What is the difference between classical inheritance and prototypal inheritance?
Class Inheritance: instances inherit from classes (like a blueprint — a description of the class), and create sub-class relationships: hierarchical class taxonomies. Instances are typically instantiated via constructor functions with the `new` keyword. Class inheritance may or may not use the `class` keyword from ES6.
Prototypal Inheritance: instances inherit directly from other objects. Instances are typically instantiated via factory functions or `Object.create()`. Instances may be composed from many different objects, allowing for easy selective inheritance.
What are two-way data binding and one-way data flow, and how are they different?
Two way data binding means that UI fields are bound to model data dynamically such that when a UI field changes, the model data changes with it and vice-versa. One way data flow means that the model is the single source of truth. Changes in the UI trigger messages that signal user intent to the model (or “store” in React). Only the model has the access to change the app’s state. The effect is that data always flows in a single direction, which makes it easier to understand.One way data flows are deterministic, whereas two-way binding can cause side-effects which are harder to follow and understand.
What is functional programming?
What are the pros and cons of monolithic vs microservice architectures?
A monolithic architecture means that your app is written as one cohesive unit of code whose components are designed to work together, sharing the same memory space and resources.
A microservice architecture means that your app is made up of lots of smaller, independent applications capable of running in their own memory space and scaling independently from each other across potentially many separate machines.
Monolithic Pros: The major advantage of the monolithic architecture is that most apps typically have a large number of cross-cutting concerns, such as logging, rate limiting, and security features such audit trails and DOS protection.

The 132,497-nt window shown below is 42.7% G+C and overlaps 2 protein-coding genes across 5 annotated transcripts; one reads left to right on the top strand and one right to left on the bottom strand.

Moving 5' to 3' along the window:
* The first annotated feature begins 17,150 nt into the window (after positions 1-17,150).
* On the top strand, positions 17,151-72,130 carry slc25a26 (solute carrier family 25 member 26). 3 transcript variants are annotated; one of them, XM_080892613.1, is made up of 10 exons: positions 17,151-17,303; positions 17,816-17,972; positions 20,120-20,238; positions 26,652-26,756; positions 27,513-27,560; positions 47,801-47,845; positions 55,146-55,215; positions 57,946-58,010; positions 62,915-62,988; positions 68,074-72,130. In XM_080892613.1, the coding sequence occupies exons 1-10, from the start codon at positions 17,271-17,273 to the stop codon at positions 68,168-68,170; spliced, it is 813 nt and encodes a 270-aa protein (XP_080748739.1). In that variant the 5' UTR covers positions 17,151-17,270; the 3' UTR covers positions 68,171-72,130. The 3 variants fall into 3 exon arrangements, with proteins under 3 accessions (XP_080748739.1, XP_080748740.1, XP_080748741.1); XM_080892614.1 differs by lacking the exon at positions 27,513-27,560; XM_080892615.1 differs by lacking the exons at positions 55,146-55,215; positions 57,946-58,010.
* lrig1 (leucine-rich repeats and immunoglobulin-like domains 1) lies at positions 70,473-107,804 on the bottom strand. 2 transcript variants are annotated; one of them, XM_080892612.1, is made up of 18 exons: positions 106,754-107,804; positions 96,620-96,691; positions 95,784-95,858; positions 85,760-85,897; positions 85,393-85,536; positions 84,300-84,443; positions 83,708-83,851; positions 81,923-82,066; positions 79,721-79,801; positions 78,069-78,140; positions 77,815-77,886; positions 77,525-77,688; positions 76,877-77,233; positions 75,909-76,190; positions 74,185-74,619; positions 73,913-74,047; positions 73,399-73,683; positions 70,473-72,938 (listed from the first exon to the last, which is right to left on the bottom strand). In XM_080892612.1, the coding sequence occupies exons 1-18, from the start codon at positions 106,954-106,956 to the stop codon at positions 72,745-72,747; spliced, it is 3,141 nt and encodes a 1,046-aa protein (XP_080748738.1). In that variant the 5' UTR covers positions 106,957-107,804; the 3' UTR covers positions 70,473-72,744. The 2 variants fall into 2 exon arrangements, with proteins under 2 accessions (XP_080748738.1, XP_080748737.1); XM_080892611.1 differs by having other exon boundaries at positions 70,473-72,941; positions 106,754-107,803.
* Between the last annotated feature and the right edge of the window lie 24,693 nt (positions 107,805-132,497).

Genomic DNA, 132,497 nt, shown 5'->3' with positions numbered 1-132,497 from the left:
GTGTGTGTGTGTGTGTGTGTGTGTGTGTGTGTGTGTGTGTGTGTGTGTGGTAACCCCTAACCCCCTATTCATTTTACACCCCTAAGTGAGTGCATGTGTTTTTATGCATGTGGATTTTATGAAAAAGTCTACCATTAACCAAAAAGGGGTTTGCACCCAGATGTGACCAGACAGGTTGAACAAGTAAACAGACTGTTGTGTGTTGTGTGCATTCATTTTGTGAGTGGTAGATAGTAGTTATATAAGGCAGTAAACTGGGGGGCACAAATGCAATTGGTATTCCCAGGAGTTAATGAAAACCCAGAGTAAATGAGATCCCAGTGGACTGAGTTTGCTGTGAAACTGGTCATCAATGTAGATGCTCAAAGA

When everything is running through the same app, it’s easy to hook up components to those cross-cutting concerns.
There can also be performance advantages, since shared-memory access is faster than inter-process communication (IPC).
Monolithic cons: Monolithic app services tend to get tightly coupled and entangled as the application evolves, making it difficult to isolate services for purposes such as independent scaling or code maintainability.
Monolithic architectures are also much harder to understand, because there may be dependencies, side-effects, and magic which are not obvious when you’re looking at a particular service or controller.
Microservice pros: Microservice architectures are typically better organized, since each microservice has a very specific job, and is not concerned with the jobs of other components. Decoupled services are also easier to recompose and reconfigure to serve the purposes of different apps (for example, serving both the web clients and public API).
They can also have performance advantages depending on how they’re organized because it’s possible to isolate hot services and scale them independent of the rest of the app.
Microservice cons: As you’re building a new microservice architecture, you’re likely to discover lots of cross-cutting concerns that you did not anticipate at design time. A monolithic app could establish shared magic helpers or middleware to handle such cross-cutting concerns without much effort.
In a microservice architecture, you’ll either need to incur the overhead of separate modules for each cross-cutting concern, or encapsulate cross-cutting concerns in another service layer that all traffic gets routed through.
Eventually, even monolthic architectures tend to route traffic through an outer service layer for cross-cutting concerns, but with a monolithic architecture, it’s possible to delay the cost of that work until the project is much more mature.
Microservices are frequently deployed on their own virtual machines or containers, causing a proliferation of VM wrangling work. These tasks are frequently automated with container fleet management tools.